Business Week Index
THE WEEK AHEAD
Tuesday, Mar. 25 -- The Federal Open Market Committee of the Federal Reserve
Board will meet to set monetary policy for the next six weeks. A slight
majority of economists surveyed by MMS International, one of The McGraw-Hill
Companies, thinks the policymakers will keep short-term interest rates
unchanged, leaving the federal funds rate at 5.25%. However, almost all
economists surveyed by MMS expect a rate hike by the May 20 meeting, as solid
economic growth, tight labor markets, and nascent cost pressures raise
inflation prospects. The Fed has not moved rates since January, 1996, when it
cut the fed funds rate a quarter point.
EXISTING HOME SALES
Tuesday, Mar. 25, 10 a.m.EST -- Existing home sales probably increased
slightly, to an annual rate of 3.95 million in February, after rising 2.1%, to
3.94 million, in January. Although bond yields are rising, mortgage rates have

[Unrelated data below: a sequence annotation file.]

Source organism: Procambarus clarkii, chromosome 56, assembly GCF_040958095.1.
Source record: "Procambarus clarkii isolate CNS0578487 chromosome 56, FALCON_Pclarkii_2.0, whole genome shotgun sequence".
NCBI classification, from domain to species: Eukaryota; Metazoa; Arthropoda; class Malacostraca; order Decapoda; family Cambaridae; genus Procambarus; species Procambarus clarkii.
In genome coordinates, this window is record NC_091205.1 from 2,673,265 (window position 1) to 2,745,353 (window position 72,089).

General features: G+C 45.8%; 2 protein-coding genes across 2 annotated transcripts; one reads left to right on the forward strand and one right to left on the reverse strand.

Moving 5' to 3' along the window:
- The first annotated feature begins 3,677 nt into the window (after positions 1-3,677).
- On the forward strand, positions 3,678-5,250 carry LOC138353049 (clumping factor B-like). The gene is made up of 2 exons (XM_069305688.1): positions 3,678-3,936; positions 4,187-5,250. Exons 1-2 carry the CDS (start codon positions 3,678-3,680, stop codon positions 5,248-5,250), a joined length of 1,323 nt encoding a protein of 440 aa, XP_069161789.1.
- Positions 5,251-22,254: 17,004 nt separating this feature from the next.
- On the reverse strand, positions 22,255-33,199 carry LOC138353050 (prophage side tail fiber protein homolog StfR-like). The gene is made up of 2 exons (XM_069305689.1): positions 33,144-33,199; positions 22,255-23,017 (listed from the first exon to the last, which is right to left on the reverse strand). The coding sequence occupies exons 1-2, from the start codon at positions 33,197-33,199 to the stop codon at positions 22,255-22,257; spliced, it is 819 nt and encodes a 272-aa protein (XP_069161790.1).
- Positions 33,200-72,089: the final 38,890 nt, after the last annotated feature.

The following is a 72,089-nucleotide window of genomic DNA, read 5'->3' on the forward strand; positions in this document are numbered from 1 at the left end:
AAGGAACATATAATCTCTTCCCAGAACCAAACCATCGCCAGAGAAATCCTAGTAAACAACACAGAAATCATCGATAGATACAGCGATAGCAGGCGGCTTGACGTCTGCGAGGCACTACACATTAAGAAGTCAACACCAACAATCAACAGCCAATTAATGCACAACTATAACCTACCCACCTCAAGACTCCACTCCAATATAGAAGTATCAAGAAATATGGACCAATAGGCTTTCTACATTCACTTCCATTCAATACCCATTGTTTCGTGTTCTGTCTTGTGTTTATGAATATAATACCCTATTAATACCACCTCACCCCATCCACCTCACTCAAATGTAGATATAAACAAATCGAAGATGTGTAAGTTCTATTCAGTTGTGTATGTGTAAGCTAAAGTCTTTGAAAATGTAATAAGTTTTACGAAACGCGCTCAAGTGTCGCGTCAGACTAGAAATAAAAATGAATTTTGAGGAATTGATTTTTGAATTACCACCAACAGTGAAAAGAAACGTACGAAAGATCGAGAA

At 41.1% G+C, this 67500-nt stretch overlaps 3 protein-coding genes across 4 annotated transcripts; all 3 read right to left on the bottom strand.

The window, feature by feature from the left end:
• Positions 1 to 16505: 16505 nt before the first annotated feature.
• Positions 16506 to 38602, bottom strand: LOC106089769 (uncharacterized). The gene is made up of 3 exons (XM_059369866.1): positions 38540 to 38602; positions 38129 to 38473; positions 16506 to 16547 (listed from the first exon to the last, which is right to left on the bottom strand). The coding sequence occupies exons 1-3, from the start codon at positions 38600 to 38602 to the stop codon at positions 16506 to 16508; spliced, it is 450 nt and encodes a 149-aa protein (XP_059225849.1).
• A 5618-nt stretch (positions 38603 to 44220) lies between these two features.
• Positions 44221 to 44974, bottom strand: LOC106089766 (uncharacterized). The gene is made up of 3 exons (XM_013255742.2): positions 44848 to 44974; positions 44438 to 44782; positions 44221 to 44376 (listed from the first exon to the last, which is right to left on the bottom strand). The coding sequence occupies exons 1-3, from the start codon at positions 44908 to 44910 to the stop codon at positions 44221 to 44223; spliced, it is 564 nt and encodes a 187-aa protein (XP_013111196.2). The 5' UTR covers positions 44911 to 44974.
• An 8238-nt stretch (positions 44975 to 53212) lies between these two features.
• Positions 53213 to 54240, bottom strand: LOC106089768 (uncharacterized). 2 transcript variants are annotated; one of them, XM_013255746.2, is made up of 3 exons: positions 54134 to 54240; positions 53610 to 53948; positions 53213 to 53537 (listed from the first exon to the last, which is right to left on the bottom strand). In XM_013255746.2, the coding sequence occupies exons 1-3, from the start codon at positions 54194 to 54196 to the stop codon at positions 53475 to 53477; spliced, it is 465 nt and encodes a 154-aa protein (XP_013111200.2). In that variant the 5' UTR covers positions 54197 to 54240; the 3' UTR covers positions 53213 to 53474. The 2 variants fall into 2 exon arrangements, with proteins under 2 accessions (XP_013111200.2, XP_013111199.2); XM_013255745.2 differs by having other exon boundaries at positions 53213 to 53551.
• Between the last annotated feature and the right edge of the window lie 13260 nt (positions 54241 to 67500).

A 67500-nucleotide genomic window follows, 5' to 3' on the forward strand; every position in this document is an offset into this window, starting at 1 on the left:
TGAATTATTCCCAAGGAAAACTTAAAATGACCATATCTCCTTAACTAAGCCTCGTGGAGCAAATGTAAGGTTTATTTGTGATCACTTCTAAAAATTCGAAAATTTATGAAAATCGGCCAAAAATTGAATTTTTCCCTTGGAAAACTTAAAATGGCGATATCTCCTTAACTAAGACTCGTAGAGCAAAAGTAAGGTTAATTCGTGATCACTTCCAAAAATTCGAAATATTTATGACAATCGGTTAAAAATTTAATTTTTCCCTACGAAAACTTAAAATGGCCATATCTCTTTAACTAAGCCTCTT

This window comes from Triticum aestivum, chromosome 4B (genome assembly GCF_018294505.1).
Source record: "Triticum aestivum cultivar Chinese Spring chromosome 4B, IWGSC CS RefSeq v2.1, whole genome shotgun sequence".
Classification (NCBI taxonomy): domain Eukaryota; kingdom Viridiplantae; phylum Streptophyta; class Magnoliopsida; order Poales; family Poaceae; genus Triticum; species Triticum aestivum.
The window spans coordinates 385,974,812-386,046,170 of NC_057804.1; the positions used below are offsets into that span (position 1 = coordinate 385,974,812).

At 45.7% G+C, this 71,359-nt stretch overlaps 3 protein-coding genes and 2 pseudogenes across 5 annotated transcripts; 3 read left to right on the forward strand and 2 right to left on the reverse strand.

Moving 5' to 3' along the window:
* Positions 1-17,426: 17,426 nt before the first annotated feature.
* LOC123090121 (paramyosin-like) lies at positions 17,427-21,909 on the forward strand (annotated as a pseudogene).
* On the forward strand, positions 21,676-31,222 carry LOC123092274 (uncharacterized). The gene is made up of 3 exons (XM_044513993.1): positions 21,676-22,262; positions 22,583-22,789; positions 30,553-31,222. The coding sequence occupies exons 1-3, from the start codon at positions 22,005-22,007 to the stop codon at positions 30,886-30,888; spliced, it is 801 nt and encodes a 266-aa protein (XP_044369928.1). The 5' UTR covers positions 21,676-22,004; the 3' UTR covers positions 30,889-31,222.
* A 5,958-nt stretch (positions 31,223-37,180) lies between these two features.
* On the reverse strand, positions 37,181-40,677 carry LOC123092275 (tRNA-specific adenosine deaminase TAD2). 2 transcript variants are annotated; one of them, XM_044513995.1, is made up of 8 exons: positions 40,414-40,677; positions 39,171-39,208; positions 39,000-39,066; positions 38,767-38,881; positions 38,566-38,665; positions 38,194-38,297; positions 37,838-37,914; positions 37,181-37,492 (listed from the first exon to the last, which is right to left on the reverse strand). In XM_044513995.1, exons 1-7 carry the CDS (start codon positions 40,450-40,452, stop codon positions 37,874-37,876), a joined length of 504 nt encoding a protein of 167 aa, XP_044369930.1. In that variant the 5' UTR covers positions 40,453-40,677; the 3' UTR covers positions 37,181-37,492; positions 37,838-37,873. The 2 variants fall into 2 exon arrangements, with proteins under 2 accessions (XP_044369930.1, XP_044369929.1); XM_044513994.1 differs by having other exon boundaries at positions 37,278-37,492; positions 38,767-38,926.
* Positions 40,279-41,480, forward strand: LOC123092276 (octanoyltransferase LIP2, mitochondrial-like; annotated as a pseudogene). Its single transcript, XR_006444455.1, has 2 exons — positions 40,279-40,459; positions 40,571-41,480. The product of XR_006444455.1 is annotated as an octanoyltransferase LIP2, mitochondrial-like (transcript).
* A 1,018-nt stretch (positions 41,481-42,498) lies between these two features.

not increased enough to choke off housing demand.
Tuesday, Mar. 25, 10 a.m.EST -- The Conference Board's index of consumer
sentiment probably fell only a bit in March, to a reading of 118, from 118.4 in
February. The big surprise in the February data came in the present-situation
index, which rose from 141.2 to 143.4, a 27-year high.
DURABLE GOODS ORDERS
Wednesday, Mar. 26, 8:30 a.m.EST -- The MMS survey expects that new orders
taken by durable-goods manufacturers likely dropped 0.3% in February, following
a 4% increase in January. The backlog of unfilled orders was probably unchanged
in February after rising 1%.
NEW HOME SALES
Friday, Mar. 28, 10 a.m.EST -- New single-family homes probably sold at an
annual rate of 860,000 in February. The housing market in January surprised
almost everyone: New home sales jumped 8.6%, to an 870,000 pace, so some
fallback is expected in February.